- --- In APBR_analysis@yahoogroups.com, "Mike G" <msg_53@h...> wrote:
> --- In APBR_analysis@yahoogroups.com, "Michael Tamada" <tamada@o...>You are certainly thanked for putting out lists that people hammer on.
> > ...DeanO's
> > chapter on Cummings, Kemp, and Sikma was one I couldn't resist
> > (I think it's fair to say the chapter was very much inspired by our
> > APBR discussions of these players, especially Cummings)...
> Well, I hope he dedicated the chapter to moi !
>You should probably read it. It's a lot easier to see where my take
> Sikma hasn't been hammered (as a subject) like the other 2. Maybe
> he's due.
> Without the book, I can only guess DeanO doesn't like Kemp's
> turnovers nor Cummings' so-so shooting %. Hey, Kemp got plenty of
> MVP votes in spite of his middling minutes.
comes from with the full context. At least add it to you Christmas
>In the book, you'll see why I looked at these players. Specifically,
> My own efforts have been to give credit where it's due, and
> popularity be damned. It's more gratifying to recognize and
> acknowledge, than to join a chorus of yeas or nays.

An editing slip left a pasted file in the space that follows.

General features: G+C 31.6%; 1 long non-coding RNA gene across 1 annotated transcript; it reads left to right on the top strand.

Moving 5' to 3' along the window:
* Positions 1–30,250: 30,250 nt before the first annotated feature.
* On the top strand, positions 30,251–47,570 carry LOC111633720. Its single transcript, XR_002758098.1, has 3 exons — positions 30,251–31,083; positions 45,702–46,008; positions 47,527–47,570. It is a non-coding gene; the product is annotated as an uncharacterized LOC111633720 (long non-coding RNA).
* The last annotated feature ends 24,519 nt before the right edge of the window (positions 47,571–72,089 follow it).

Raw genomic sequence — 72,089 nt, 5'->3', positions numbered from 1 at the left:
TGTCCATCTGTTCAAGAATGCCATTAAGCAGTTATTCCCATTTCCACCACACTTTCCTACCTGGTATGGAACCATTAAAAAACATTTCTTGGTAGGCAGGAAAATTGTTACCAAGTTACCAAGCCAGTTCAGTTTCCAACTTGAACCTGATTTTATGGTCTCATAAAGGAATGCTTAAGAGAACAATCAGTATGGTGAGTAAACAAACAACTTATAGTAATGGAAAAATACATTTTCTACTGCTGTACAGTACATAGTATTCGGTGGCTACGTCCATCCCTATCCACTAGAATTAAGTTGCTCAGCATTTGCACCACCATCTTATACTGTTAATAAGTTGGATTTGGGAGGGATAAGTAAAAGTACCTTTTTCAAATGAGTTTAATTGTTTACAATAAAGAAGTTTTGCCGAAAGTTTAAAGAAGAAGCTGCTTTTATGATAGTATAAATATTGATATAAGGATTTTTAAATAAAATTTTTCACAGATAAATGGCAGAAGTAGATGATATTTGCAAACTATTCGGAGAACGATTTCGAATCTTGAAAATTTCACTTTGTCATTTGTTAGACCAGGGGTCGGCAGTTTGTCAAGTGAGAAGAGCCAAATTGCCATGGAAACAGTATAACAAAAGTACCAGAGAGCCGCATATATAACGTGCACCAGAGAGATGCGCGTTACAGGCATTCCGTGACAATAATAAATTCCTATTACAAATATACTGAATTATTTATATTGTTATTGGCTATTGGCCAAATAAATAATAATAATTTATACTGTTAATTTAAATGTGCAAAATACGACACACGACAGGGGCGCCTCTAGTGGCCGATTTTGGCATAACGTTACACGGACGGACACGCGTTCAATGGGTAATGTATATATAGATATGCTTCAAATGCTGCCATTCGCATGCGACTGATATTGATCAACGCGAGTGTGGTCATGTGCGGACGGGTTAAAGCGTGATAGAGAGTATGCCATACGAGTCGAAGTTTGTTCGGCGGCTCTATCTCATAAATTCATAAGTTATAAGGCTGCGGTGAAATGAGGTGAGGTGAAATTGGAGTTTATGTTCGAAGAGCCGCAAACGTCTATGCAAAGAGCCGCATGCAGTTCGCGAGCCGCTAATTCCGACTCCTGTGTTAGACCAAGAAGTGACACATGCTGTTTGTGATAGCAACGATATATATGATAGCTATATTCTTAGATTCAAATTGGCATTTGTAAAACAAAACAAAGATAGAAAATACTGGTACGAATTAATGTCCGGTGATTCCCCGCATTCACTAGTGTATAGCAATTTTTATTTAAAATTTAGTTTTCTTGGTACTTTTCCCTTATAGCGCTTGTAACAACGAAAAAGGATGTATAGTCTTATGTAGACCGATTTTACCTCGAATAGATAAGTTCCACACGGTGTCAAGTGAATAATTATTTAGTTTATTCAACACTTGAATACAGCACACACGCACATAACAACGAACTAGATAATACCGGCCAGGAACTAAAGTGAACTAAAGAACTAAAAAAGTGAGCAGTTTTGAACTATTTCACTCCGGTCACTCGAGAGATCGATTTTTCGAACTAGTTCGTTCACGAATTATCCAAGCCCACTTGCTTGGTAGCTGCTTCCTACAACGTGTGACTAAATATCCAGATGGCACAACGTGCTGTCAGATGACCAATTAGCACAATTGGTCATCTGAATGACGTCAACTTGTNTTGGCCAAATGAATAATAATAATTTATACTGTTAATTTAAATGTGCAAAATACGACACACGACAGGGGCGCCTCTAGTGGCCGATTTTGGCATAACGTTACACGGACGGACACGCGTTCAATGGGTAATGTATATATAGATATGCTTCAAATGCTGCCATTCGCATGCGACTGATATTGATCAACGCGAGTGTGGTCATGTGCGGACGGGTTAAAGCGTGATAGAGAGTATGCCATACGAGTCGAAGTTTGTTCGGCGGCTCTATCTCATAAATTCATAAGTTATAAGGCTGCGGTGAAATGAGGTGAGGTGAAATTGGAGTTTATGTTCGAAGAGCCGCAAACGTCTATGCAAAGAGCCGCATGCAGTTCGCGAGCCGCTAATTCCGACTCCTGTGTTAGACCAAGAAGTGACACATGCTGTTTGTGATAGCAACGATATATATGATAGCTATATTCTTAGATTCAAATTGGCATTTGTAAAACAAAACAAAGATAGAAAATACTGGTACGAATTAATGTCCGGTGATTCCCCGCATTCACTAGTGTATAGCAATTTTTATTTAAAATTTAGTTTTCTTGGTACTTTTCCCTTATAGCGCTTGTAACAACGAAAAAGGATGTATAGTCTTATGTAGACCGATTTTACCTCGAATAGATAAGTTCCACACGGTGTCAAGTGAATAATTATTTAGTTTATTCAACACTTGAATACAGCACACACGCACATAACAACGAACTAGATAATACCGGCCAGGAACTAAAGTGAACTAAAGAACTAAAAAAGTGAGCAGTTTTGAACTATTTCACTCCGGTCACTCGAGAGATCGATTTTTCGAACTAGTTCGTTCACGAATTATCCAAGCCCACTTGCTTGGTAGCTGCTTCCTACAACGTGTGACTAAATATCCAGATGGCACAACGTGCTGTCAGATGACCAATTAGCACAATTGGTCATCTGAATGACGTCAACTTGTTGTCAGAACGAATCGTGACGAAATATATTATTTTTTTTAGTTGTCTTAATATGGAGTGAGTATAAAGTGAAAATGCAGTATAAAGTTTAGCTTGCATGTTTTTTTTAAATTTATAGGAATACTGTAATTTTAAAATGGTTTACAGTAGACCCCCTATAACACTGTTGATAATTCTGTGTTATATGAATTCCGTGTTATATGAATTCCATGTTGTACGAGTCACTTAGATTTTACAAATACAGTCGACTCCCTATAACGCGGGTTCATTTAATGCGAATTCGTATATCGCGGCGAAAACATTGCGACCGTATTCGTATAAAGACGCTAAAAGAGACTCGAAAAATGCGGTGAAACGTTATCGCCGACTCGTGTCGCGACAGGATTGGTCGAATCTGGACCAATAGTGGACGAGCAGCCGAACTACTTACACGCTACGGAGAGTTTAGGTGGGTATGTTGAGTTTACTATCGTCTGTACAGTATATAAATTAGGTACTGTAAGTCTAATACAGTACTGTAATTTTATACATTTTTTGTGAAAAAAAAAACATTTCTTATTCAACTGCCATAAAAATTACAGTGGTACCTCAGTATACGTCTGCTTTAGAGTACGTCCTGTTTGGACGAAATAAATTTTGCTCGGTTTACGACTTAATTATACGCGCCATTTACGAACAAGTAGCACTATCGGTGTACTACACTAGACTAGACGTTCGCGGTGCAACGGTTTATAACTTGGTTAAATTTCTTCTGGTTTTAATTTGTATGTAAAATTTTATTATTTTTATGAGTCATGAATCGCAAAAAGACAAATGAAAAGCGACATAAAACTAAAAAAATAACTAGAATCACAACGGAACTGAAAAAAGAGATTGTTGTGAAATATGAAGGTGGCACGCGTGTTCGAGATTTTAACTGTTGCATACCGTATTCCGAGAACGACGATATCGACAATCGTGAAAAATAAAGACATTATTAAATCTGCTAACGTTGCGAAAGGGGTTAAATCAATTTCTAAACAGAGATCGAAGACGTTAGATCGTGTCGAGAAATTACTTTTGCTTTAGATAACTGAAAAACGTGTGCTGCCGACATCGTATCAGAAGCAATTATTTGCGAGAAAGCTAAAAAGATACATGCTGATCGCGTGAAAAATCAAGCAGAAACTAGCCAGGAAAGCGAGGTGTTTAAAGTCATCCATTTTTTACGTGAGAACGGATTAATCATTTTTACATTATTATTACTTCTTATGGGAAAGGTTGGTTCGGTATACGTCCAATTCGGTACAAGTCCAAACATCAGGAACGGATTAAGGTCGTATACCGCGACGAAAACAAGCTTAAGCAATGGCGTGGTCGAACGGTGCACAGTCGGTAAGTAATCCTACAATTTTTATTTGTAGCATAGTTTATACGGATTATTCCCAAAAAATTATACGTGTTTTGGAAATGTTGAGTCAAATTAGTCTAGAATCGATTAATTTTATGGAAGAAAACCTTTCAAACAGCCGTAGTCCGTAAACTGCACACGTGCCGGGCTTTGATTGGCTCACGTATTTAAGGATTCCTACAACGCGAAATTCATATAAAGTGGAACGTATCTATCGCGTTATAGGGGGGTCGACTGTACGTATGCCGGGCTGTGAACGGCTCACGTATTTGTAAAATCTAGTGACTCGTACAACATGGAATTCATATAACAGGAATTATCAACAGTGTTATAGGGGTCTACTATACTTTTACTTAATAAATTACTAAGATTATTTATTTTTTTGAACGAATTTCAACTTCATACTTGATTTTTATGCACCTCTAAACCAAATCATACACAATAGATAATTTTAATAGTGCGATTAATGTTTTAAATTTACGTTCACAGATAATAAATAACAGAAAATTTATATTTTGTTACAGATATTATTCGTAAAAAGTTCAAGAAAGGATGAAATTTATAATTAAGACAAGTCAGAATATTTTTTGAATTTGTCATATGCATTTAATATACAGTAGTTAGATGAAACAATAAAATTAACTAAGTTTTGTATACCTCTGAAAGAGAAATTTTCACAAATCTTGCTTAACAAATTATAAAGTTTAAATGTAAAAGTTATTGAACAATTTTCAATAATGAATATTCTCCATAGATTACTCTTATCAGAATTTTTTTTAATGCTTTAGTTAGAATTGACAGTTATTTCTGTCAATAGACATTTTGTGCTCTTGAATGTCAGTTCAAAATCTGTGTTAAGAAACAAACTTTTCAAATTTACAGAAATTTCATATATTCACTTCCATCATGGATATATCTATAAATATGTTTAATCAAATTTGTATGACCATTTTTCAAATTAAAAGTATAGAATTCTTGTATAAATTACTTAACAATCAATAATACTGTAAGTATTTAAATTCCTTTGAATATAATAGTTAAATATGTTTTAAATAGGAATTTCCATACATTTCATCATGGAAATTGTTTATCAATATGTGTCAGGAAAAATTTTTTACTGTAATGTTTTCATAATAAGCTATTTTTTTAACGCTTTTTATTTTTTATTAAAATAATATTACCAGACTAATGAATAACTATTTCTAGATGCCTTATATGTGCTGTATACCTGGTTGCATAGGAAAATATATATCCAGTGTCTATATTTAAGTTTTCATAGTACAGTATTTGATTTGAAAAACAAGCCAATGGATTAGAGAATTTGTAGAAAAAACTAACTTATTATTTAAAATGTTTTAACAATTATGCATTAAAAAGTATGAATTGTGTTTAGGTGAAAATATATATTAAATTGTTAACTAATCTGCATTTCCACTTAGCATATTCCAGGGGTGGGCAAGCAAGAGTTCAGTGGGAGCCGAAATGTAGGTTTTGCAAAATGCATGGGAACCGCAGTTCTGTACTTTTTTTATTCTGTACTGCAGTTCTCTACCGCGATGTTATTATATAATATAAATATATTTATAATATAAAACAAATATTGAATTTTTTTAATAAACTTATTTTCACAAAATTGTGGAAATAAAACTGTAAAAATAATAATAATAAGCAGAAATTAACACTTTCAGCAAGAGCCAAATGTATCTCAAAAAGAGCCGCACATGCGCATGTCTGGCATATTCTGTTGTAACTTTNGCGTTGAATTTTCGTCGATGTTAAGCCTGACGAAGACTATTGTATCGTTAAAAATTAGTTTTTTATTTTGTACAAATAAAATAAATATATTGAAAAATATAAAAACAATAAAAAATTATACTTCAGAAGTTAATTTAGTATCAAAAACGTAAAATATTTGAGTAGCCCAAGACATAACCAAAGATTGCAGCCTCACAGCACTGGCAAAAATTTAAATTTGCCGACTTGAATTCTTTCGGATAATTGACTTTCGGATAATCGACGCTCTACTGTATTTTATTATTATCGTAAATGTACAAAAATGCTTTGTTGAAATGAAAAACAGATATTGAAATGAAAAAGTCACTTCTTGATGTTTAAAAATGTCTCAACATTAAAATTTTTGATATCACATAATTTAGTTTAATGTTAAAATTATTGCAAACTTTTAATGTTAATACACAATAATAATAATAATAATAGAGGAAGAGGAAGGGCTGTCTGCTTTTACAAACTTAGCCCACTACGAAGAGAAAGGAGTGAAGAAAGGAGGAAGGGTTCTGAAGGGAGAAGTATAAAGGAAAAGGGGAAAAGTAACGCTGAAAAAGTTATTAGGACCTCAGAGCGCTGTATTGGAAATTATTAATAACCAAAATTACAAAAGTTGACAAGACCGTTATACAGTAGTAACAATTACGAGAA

> It's worth noting that in a couple of years, DeanO may have come to
> recognize that backward-looking analysis is actually fun and
> interesting to many people. It doesn't predict anything useful,
> perhaps. Maybe it helps sell books.
I looked at different classes of players to understand how large a
contribution they could make to teams. I _know_ that Kalb's book on
the 50 Greatest is going to sell a helluva lot more than mine because
his focus is on who is better than who (pub debate material), whereas
mine is how to build a better team (front office debate material).
When I look back, I do so to understand how best to go forward, not
just to discuss who's better. In doing that, identifying the types of
players that add wins and losses in various amounts is quite useful.
But rank 'em? I provide wins and losses (which I think is better than
Bill James' win shares), you can rank how you like.